This week, here and at Words Mean Stuff , I’m sharing a bit about the writing group I’m working with. In this post, we’re talking about the experience from the perspective of someone who’s work is being critiqued. Some say it’s better to give than to receive. Well, that depends on what’s being given and received. And, sometimes it’s better to do both.
We put a lot of work into our writing (if we’re serious about it at least). Often, it’s fair to call it a passion, or labor of love (for those of us who’ve moved beyond our “I have to write this paper to pass the class” days). When you love something, when you’ve really put the work into it, it’s not a lot of fun to hear that people don’t see it the way you do.
It straight up sucks when your reader isn’t getting what you meant with that masterful metaphor or perfect prose. It’s hard to hear that you’ve misspelled the word “deaf” (yes, it’s deaf not deft…) multiple times over 10 pages. It’s annoying when you hear the reader likes your villain more than your hero. (These things happened to one or more of the members of my group within the last week). But, as my partner in prose said: It’s better to hear about it in writing group than from a submission editor, or worse, from a reader after you’ve published.
We have a rule in our group that, unless you’re asked a question, the author holds his/her comments until the end, after everyone else has spoken. That’s difficult. You want to step in and defend your baby. But, in the long run, actually listening instead of arguing helps us become better writers.
We don’t have to do everything the others say. By our rules, when critiquing we speak from our reader perspective and not “you should do this because that’s what I would do.” We as authors still have the responsibility and the right to make our own decisions. But others input can be really helpful. It can also be hard to hear.
Sometimes that “hard to hear” material isn’t directly about the text.
Within our group, I’m one of (if not the…) most experienced. One of the people joining us next month has had a 10-year journey with the story she’s working on (so it’s not just me and a bunch of new kids…), but I have at least three books out and others submitted for publication (I’ve learned over the years too…). I also have a master’s degree in psychology. So, when others see something in my writing that I didn’t, it can be painful. But, when one of the new folks cites research, or brings up something they learned in a writing class, writing book, or some other authoritative source that I hadn’t thought about, that can really hurt.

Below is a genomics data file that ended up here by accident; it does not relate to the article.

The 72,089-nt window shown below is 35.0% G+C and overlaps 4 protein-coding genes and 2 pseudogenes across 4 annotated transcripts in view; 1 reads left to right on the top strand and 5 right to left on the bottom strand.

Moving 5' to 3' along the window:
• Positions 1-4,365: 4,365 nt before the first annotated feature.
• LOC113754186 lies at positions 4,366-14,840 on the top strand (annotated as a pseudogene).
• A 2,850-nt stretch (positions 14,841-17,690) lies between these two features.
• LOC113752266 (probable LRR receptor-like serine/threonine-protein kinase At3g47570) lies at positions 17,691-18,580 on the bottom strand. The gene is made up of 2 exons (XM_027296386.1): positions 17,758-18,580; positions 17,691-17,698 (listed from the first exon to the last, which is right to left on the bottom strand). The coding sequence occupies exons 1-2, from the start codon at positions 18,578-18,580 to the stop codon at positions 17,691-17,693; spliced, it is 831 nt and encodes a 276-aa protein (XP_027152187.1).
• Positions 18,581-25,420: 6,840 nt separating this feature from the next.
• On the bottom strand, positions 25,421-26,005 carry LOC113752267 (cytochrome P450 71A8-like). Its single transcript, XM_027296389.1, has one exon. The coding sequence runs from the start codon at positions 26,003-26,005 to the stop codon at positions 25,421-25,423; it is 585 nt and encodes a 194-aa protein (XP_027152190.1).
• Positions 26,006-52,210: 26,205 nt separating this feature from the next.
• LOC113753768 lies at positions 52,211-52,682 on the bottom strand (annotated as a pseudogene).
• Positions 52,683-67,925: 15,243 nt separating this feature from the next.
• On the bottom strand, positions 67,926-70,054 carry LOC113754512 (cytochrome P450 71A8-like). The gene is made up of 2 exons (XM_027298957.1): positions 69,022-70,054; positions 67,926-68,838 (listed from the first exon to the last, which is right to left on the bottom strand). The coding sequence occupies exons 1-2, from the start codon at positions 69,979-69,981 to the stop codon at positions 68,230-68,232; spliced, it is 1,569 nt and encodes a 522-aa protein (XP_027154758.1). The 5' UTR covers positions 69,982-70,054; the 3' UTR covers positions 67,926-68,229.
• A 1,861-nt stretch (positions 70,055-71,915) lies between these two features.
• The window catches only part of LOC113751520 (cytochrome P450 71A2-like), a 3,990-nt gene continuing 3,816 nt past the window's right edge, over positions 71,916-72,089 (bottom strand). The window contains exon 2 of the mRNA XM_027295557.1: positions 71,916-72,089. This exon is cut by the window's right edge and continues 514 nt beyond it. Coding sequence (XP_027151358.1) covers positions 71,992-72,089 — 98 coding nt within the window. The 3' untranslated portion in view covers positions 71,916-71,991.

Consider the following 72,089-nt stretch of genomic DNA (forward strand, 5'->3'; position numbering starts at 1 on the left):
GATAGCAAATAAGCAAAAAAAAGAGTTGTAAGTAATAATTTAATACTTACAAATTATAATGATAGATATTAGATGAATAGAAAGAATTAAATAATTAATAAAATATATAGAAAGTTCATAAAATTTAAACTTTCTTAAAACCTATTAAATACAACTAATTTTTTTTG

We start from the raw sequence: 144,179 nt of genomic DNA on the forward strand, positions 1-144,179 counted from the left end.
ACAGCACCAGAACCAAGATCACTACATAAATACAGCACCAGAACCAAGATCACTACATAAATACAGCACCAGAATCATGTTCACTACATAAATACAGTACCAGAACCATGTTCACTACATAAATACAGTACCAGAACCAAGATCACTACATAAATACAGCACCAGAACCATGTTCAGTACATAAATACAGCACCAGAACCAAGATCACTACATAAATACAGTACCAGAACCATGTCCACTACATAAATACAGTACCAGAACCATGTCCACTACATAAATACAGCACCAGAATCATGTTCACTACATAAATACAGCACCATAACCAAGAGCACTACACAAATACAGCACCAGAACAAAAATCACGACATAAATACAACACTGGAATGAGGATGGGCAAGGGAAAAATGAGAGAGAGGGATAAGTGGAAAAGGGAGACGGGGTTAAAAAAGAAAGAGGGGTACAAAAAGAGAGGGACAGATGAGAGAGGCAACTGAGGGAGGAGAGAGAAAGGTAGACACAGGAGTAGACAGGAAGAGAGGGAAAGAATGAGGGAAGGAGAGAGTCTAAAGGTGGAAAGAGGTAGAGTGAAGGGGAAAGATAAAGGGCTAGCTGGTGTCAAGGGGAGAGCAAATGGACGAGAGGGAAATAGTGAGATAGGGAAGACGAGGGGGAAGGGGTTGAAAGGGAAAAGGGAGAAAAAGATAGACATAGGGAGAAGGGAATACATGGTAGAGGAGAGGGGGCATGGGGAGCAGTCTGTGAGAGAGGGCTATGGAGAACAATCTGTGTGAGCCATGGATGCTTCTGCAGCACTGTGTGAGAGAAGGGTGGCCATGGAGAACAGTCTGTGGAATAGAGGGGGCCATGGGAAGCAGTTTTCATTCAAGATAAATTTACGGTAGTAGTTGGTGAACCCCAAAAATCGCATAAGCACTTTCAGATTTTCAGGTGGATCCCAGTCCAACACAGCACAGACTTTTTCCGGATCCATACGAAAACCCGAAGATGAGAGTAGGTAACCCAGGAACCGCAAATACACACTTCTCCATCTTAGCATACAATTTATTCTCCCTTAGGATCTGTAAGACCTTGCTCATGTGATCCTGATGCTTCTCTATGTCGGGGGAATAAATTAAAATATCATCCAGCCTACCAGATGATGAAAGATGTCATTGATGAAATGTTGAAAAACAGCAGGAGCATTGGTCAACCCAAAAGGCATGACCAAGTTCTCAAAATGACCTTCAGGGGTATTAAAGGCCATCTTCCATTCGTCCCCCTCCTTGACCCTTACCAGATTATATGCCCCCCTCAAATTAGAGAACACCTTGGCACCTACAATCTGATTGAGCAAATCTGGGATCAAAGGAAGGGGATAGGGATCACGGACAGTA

I spent a little time this week licking my wounds over one of those. But then I remembered something a professor told me once: there is more information out there and relevant to what we’re doing than one person can read, hear, and process by him/her self!
The reality is, I’m doing this in part to help other writers in their journeys. If I do I am succeeding (and in this case I believe I am). If the person I’ve helped helps me, so much the better!
Sometimes the writing group experience can cause us to question our selves and our abilities. That’s ok, a good group should do that, constructively. What matters is that we learn from that questioning and keep improving.
In our last meeting, I shared the prologue and first chapter of a story I’ve been working on for a while. The prologue was the last thing written. When I wrote it, I’d been striving with my characters for at least a year. I wrote a prologue that threw too many character names and too much stuff at the reader at once. It was obvious to me who everyone was. But it wasn’t obvious to the reader.
Because I practiced what I preach and listened to my group, I’m restructuring the prologue, moving some information out to other places and incorporating information from later chapters that my group hasn’t seen yet. I am making improvements to at least three parts of the work because someone spoke, and I listened.
The changes I’m making will make the book more readable and easier to publish. My group’s feedback means more work, but also mean’s I can fix the parts that are actually broken. By sharing and by receiving constructive criticism gracefully, my work becomes better. And I get to help others.
It’s not easy, dear reader. If there isn’t a group that works for you, you may need to build your own. That may mean organizing and managing, actually being a leader. It can be humbling and even intimidating. But in the end, if done with the right spirit and intent, you and yours can gain a lot from a well-run writing group.
What are your experiences with writing groups? Leave a comment and let us know. Either way, I’ll see you next post.